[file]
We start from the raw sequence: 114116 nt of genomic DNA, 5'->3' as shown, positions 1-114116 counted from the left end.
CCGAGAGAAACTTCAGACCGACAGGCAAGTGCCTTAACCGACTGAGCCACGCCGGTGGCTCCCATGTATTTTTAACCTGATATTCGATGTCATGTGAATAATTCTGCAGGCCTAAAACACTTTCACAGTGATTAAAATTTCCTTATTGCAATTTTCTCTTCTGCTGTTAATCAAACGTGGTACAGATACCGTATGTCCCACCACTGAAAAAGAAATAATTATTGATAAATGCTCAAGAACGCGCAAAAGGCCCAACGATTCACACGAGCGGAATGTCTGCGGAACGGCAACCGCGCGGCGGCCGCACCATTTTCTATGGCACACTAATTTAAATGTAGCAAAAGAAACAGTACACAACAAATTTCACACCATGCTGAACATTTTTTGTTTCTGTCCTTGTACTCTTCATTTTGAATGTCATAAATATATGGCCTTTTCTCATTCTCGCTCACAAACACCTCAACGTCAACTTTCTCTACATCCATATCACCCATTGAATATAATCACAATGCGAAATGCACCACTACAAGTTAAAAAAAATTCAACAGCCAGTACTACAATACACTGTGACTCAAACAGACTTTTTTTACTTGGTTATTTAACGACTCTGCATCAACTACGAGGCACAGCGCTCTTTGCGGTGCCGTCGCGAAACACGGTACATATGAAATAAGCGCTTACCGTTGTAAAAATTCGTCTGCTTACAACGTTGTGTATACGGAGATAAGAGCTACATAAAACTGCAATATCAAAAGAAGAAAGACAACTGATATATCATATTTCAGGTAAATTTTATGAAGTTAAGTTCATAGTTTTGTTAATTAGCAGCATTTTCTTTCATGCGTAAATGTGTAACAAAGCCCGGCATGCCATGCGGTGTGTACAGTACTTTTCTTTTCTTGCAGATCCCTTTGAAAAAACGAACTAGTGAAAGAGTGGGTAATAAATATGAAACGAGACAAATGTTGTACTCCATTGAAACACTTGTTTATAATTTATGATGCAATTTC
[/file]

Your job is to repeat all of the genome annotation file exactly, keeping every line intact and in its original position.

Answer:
We start from the raw sequence: 114116 nt of genomic DNA, 5'->3' as shown, positions 1-114116 counted from the left end.
CCGAGAGAAACTTCAGACCGACAGGCAAGTGCCTTAACCGACTGAGCCACGCCGGTGGCTCCCATGTATTTTTAACCTGATATTCGATGTCATGTGAATAATTCTGCAGGCCTAAAACACTTTCACAGTGATTAAAATTTCCTTATTGCAATTTTCTCTTCTGCTGTTAATCAAACGTGGTACAGATACCGTATGTCCCACCACTGAAAAAGAAATAATTATTGATAAATGCTCAAGAACGCGCAAAAGGCCCAACGATTCACACGAGCGGAATGTCTGCGGAACGGCAACCGCGCGGCGGCCGCACCATTTTCTATGGCACACTAATTTAAATGTAGCAAAAGAAACAGTACACAACAAATTTCACACCATGCTGAACATTTTTTGTTTCTGTCCTTGTACTCTTCATTTTGAATGTCATAAATATATGGCCTTTTCTCATTCTCGCTCACAAACACCTCAACGTCAACTTTCTCTACATCCATATCACCCATTGAATATAATCACAATGCGAAATGCACCACTACAAGTTAAAAAAAATTCAACAGCCAGTACTACAATACACTGTGACTCAAACAGACTTTTTTTACTTGGTTATTTAACGACTCTGCATCAACTACGAGGCACAGCGCTCTTTGCGGTGCCGTCGCGAAACACGGTACATATGAAATAAGCGCTTACCGTTGTAAAAATTCGTCTGCTTACAACGTTGTGTATACGGAGATAAGAGCTACATAAAACTGCAATATCAAAAGAAGAAAGACAACTGATATATCATATTTCAGGTAAATTTTATGAAGTTAAGTTCATAGTTTTGTTAATTAGCAGCATTTTCTTTCATGCGTAAATGTGTAACAAAGCCCGGCATGCCATGCGGTGTGTACAGTACTTTTCTTTTCTTGCAGATCCCTTTGAAAAAACGAACTAGTGAAAGAGTGGGTAATAAATATGAAACGAGACAAATGTTGTACTCCATTGAAACACTTGTTTATAATTTATGATGCAATTTC